The commitment to Ley and Schaap — both of whom signed recent contract extensions — signifies a commitment to the high-caliber, issue-oriented journalism and storytelling that both are known for.

“Journalism isn’t cheap,’’ said Schaap, citing the considerable resources put into an upcoming story on the Syrian soccer team, which required nine months of reporting. “Sometimes reporting a story properly and thoroughly can be very expensive and time-consuming, and the payoff may not always come in terms of ratings or viewership. It really is about the commitment to telling a story that needs to be told, and we could not have a greater appreciation for that, especially in the current landscape.”

Rob King, ESPN senior vice president for “SportsCenter” and news, said the network’s commitment to distinctive, complete journalism has never wavered.

“In long-form journalism, you can go down a list. Story A, he or she was ill and now she’s better. Story B, he or she was raised in dire circumstances and is now great. Story C, he or she was great and now they’re bad.” said King. “Our folks work very hard to ask how a story is unique, and to challenge people to go to the next level. We commit to it, and it must be distinctive. There is no template other than telling the story in the best and most thorough way.”

“[Mets pitcher] Noah Syndergaard grabs his arm, we know how to do that story. But when we have people walk in and say there’s something going on at Baylor, or what must it be like to be a member of the Syrian national team, when they ask these big questions, and we have the ability and resources to pursue these things, that’s an amazing feeling. It lifts everybody.”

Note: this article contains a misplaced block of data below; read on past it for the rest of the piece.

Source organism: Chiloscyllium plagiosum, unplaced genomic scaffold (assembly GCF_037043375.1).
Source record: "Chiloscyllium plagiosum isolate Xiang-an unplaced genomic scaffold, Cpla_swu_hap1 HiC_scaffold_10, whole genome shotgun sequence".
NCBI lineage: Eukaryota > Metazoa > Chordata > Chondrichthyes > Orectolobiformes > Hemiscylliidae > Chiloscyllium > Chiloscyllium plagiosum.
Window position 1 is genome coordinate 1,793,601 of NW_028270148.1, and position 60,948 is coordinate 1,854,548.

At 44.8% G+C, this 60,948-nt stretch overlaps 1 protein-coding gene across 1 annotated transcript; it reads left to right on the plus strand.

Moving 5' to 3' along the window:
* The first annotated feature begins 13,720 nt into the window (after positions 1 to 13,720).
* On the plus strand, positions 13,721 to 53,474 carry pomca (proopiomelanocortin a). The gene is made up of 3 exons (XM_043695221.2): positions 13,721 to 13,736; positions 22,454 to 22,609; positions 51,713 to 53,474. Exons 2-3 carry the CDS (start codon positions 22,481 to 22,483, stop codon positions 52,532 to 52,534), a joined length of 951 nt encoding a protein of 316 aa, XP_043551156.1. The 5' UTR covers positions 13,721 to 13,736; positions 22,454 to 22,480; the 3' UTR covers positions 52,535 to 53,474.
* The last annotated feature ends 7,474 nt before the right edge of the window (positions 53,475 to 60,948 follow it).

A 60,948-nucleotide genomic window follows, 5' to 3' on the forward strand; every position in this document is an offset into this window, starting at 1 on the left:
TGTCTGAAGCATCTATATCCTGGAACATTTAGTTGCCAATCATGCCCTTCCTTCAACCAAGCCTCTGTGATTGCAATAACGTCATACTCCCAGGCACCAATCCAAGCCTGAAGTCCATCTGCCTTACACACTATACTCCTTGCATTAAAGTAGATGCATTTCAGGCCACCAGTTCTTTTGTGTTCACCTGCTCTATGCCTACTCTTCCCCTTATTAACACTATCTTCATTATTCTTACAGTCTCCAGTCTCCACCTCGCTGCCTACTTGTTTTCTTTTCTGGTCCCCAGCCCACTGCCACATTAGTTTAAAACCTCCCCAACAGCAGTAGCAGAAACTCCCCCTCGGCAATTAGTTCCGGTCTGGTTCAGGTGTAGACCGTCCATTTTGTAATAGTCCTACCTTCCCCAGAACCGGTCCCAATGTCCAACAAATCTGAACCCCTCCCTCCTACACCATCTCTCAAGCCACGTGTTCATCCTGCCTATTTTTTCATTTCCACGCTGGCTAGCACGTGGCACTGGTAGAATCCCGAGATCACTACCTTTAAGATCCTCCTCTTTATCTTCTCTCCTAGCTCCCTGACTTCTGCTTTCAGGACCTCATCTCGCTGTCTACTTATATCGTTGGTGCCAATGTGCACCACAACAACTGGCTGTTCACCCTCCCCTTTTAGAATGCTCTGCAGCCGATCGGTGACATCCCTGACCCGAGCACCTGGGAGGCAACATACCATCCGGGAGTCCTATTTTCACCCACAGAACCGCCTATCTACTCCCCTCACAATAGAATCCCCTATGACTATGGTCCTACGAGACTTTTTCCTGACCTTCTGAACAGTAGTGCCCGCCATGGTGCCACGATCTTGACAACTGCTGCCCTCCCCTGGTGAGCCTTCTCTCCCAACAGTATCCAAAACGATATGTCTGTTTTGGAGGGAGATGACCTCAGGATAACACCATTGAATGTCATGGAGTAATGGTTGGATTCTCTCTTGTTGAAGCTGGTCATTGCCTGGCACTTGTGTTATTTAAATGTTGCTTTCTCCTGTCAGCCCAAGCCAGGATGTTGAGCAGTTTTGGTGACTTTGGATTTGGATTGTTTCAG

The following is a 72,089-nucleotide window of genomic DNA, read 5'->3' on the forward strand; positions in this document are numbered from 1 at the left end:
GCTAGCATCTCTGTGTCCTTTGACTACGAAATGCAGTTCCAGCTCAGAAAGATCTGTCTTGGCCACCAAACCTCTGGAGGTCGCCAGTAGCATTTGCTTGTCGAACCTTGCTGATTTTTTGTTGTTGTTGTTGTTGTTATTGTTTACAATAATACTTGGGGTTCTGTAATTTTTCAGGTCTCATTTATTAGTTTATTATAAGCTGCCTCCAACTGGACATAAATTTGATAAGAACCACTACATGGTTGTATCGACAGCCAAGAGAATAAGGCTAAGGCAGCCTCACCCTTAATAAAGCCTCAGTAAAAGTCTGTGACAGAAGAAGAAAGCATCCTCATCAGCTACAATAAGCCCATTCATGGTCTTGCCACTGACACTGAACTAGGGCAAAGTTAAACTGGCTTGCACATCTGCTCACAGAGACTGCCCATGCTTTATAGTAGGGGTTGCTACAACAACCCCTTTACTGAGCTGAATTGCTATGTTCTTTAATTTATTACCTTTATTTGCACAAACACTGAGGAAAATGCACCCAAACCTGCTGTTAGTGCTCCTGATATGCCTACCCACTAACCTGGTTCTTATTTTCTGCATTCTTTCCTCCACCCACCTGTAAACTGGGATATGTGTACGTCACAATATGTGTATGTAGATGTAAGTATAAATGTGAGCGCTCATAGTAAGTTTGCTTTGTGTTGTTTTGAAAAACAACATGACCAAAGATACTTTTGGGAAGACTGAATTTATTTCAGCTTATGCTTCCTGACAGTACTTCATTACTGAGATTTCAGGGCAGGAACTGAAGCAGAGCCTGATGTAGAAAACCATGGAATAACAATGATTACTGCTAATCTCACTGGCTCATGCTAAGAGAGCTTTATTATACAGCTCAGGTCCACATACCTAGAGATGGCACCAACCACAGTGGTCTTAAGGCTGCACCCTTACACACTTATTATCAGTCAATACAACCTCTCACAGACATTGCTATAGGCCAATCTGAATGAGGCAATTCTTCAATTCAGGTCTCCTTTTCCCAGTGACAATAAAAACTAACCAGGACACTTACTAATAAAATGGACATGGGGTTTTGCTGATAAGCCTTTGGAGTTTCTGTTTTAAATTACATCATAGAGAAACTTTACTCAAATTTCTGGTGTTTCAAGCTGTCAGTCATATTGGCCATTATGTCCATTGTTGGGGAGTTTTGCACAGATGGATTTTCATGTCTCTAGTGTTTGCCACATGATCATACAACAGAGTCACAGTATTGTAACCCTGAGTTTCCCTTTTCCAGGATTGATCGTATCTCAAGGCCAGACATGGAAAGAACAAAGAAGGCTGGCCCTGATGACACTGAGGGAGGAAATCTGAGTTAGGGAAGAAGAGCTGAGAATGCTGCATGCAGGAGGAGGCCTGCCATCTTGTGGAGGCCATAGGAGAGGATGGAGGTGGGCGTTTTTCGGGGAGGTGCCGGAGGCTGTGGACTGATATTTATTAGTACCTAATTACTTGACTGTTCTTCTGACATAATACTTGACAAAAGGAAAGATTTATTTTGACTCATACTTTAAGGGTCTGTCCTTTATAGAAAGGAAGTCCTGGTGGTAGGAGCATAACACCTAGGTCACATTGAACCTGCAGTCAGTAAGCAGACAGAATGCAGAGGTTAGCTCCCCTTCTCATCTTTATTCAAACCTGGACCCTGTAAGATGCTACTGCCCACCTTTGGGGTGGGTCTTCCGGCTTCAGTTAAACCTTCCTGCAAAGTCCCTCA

During this reporter’s visit, three ESPN employees cited “CBS Sunday Morning” as the model for the feel of “E:60.” Schaap and Ley will both appear on the program, as will reporters who will join the set to discuss their long-form stories after they air, similar to the format of HBO’s “Real Sports.” Schaap and Ley will also provide commentary on “E:60,’’ which premieres in its new slot this Sunday.

Schaap acknowledged that it is somewhat bittersweet to essentially be replacing “The Sports Reporters,’’ which was hosted by his father for years, in the time slot. That show’s final episode aired last Sunday.

“Anything that connects me with my dad in any way is fun to me, though I’m sad to see that show go,’’ said Schaap. “A generation of viewers think of Sunday mornings on ESPN as belonging to my dad and his friends, and that’s wonderful. But I also have to acknowledge that ‘E:60’s’ floating status has been a source of frustration for years. It’s going to be nice to have that regularity, where viewers will know where to find you 52 weeks out of the year.”

“Outside the Lines” will be more geared toward breaking news and investigation, but feature stories are also prominent. During a rehearsal on the new set, Ley flashed his familiar easy manner, bantering with his staff. “I just sit here like an idiot and read this thing,’’ he said, pointing at a teleprompter.

The banter revealed a dry sense of humor that may be more apparent on the revamped program. When a visitor sneezed, Ley responded quickly: “Bless you. Allergic to quality television, I see.”

The visitor insisted he is not. More important, it’s clear ESPN, even after all it has gone through, is not either.

Chad Finn can be reached at finn@globe.com. Follow him on Twitter @GlobeChadFinn.